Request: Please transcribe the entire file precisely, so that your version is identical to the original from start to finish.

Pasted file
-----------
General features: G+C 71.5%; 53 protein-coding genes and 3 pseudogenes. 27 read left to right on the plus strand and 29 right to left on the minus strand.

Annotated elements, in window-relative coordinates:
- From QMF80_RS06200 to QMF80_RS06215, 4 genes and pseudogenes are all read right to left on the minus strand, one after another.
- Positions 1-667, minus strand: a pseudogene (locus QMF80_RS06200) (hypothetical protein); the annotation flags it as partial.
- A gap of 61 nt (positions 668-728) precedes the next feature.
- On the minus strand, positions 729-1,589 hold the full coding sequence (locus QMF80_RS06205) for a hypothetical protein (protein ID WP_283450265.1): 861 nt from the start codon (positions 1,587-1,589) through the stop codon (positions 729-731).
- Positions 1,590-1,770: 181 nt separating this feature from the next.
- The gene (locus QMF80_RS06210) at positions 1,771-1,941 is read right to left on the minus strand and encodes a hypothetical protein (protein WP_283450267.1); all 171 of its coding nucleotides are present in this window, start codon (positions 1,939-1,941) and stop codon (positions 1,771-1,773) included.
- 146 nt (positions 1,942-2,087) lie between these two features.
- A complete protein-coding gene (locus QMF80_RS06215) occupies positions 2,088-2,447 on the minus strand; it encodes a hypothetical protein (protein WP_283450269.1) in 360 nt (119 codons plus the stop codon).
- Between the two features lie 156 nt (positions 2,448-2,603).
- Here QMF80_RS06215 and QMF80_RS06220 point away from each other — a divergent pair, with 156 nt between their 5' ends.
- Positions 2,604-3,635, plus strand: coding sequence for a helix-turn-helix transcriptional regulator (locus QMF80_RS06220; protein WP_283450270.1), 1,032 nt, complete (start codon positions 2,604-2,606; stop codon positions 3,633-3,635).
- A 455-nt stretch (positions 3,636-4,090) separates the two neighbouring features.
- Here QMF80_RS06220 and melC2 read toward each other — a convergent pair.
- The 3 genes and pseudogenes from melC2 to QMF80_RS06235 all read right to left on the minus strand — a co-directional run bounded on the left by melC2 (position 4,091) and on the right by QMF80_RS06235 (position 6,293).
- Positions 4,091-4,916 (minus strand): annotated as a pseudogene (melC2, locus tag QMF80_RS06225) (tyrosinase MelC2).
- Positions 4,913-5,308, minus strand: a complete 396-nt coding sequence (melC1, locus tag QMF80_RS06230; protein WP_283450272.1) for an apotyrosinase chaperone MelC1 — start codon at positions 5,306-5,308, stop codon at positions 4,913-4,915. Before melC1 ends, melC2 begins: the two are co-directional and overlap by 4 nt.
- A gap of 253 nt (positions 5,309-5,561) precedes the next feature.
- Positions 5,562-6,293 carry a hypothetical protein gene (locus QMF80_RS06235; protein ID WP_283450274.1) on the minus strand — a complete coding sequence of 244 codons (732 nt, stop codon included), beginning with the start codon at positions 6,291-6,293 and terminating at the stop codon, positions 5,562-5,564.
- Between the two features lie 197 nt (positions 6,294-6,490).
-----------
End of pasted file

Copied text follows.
General features: G+C 71.5%; 53 protein-coding genes and 3 pseudogenes. 27 read left to right on the plus strand and 29 right to left on the minus strand.

Annotated elements, in window-relative coordinates:
- From QMF80_RS06200 to QMF80_RS06215, 4 genes and pseudogenes are all read right to left on the minus strand, one after another.
- Positions 1-667, minus strand: a pseudogene (locus QMF80_RS06200) (hypothetical protein); the annotation flags it as partial.
- A gap of 61 nt (positions 668-728) precedes the next feature.
- On the minus strand, positions 729-1,589 hold the full coding sequence (locus QMF80_RS06205) for a hypothetical protein (protein ID WP_283450265.1): 861 nt from the start codon (positions 1,587-1,589) through the stop codon (positions 729-731).
- Positions 1,590-1,770: 181 nt separating this feature from the next.
- The gene (locus QMF80_RS06210) at positions 1,771-1,941 is read right to left on the minus strand and encodes a hypothetical protein (protein WP_283450267.1); all 171 of its coding nucleotides are present in this window, start codon (positions 1,939-1,941) and stop codon (positions 1,771-1,773) included.
- 146 nt (positions 1,942-2,087) lie between these two features.
- A complete protein-coding gene (locus QMF80_RS06215) occupies positions 2,088-2,447 on the minus strand; it encodes a hypothetical protein (protein WP_283450269.1) in 360 nt (119 codons plus the stop codon).
- Between the two features lie 156 nt (positions 2,448-2,603).
- Here QMF80_RS06215 and QMF80_RS06220 point away from each other — a divergent pair, with 156 nt between their 5' ends.
- Positions 2,604-3,635, plus strand: coding sequence for a helix-turn-helix transcriptional regulator (locus QMF80_RS06220; protein WP_283450270.1), 1,032 nt, complete (start codon positions 2,604-2,606; stop codon positions 3,633-3,635).
- A 455-nt stretch (positions 3,636-4,090) separates the two neighbouring features.
- Here QMF80_RS06220 and melC2 read toward each other — a convergent pair.
- The 3 genes and pseudogenes from melC2 to QMF80_RS06235 all read right to left on the minus strand — a co-directional run bounded on the left by melC2 (position 4,091) and on the right by QMF80_RS06235 (position 6,293).
- Positions 4,091-4,916 (minus strand): annotated as a pseudogene (melC2, locus tag QMF80_RS06225) (tyrosinase MelC2).
- Positions 4,913-5,308, minus strand: a complete 396-nt coding sequence (melC1, locus tag QMF80_RS06230; protein WP_283450272.1) for an apotyrosinase chaperone MelC1 — start codon at positions 5,306-5,308, stop codon at positions 4,913-4,915. Before melC1 ends, melC2 begins: the two are co-directional and overlap by 4 nt.
- A gap of 253 nt (positions 5,309-5,561) precedes the next feature.
- Positions 5,562-6,293 carry a hypothetical protein gene (locus QMF80_RS06235; protein ID WP_283450274.1) on the minus strand — a complete coding sequence of 244 codons (732 nt, stop codon included), beginning with the start codon at positions 6,291-6,293 and terminating at the stop codon, positions 5,562-5,564.
- Between the two features lie 197 nt (positions 6,294-6,490).